direction, unit metre (m)
The maximum distance move by the particle, unit metre (m)
Representation of crests of a wave by straight line perpendicular
to the direction of wave. Distance between two wave fronts is
wavelength.
Continuous waves created by a source
When the crests and troughs of two waves do not overlap each
other then two waves have phase difference
Two waves of same properties and originate from same source
P the amount of wave energy
=
per second at particular point
Unit of intensity is Wm-2
falling on surface area A
Intensity of wave is directly proportional to the amplitude square
⋉
When particles of a medium come close to each other
Where particles of a medium move further apart from each other
When waves pass through a narrow gap, they spread out.
Constructive interference:
Destructive interference:
When the crests-crests and
When crests-troughs of two
troughs-troughs of two waves
waves overlap each other,
overlap each other, amplitudes amplitudes cancel each other
For bright fringes:
For dark fringes:
( + 1)
=
=
=
&times;
a is the distance between the two slits, D is the distance between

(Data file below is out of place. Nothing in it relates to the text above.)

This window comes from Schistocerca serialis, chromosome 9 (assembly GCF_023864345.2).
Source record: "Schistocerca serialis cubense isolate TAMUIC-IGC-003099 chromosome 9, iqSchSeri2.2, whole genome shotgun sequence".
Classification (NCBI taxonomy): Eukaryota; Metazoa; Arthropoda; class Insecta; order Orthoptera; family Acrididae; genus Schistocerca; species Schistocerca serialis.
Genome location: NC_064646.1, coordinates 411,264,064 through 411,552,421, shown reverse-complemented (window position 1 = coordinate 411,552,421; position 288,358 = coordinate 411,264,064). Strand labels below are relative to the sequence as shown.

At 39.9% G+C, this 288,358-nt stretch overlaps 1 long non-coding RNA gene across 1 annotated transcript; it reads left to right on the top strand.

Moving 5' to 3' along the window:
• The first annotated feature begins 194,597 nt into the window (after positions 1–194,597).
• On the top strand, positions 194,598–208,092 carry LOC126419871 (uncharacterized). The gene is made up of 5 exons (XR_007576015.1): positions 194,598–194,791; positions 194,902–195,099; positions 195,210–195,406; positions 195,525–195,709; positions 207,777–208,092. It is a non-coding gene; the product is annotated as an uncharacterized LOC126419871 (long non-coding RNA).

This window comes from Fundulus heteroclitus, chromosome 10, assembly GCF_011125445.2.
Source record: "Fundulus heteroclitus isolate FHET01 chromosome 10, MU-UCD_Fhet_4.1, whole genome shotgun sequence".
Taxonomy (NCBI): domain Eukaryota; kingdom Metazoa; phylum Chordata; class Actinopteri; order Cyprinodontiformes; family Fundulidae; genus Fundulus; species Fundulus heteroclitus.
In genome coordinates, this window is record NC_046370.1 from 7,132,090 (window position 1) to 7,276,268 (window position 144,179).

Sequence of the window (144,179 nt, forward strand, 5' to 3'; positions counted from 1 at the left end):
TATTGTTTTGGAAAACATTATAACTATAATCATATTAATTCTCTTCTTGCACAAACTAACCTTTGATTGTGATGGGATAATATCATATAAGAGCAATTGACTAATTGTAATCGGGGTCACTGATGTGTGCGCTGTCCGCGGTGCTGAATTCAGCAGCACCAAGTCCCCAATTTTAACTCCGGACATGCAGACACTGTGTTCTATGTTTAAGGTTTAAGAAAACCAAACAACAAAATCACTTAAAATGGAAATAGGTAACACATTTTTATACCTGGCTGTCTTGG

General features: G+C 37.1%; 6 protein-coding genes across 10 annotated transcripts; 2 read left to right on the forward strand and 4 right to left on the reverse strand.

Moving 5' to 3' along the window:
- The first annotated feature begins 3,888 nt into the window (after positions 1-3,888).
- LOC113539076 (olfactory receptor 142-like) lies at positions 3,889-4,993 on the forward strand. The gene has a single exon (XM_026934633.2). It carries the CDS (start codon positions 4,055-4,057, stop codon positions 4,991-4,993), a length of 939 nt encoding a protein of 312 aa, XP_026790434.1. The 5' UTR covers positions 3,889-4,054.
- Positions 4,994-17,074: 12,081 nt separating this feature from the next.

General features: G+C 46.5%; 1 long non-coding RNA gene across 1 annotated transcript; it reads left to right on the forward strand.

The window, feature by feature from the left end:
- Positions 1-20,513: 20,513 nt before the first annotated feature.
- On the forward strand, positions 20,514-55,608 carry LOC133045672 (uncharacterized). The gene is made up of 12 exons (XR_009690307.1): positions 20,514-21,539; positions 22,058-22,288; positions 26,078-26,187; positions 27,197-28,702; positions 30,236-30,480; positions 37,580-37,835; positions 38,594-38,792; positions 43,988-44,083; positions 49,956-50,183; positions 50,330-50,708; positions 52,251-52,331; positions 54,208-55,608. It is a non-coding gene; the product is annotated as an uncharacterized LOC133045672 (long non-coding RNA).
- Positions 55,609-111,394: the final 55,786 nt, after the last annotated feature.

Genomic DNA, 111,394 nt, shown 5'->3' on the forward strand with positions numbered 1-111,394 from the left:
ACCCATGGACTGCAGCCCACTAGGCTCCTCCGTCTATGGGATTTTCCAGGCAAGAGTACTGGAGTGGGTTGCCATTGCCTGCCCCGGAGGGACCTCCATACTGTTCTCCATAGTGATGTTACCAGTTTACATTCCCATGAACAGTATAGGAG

slits and the screen, λ is the wavelength of light, n is the order of
bright or dark fringe counting from the first bright fringe at the
centre, x is the distance of nth fringe from the centre
d is the gap between two grating lines, θ
is the angle of the order of maxima, n is
=
the order of a maxima and λ is the
wavelength
When the electric and magnetic field of light waves oscillates
only in one dimensions, this process of transforming un-polarized
light into polarized light is called polarization.
A wave results when two waves which are traveling in opposite
direction, and which have the same speed and frequency and
approx. equal amplitudes, are superimposed (overlapped)
Prepared by Faisal Jaffer, Nov 2011
9
24
Stationary waves in a
string of length ‘L’ and
speed of wave is ‘v’
25
Stationary waves in a
string of length ‘L’
26
Stationary wave in an air
column one end open one
end close
Fundamental mode First overtone or
Second overtone or
or first harmonic:
second harmonic:
third harmonic:
=
or
=
= or
=
=
or
=
(two loops)
(one loop)
(three loops)
For nth harmonic frequency:
=
where n= 1, 2, 3,....
Fundamental mode
or first harmonic:
= or
=
(&frac12; loop)
First overtone or
second harmonic:
=
or
=
(1 &frac12; loops)
Second overtone or
third harmonic:
=
or
=
(1 &frac12; loops)
For nth harmonic frequency:
=
27
28
(
)
where n=1,2,3.
Speed of light
In air: 3&times;108m/s In glass: 2&times;108m/s In water: 2.25&times;108m/s
Electromagnetic Spectrum:→ this way the frequency decreases and wavelength increases
Gamma rays ↔ X-rays ↔ UV ↔ Visible light ↔ IR ↔ Micro waves ↔ Radio waves
29
Important Equations for AS Physics - 9702
Prepared by Faisal Jaffer, Nov 2011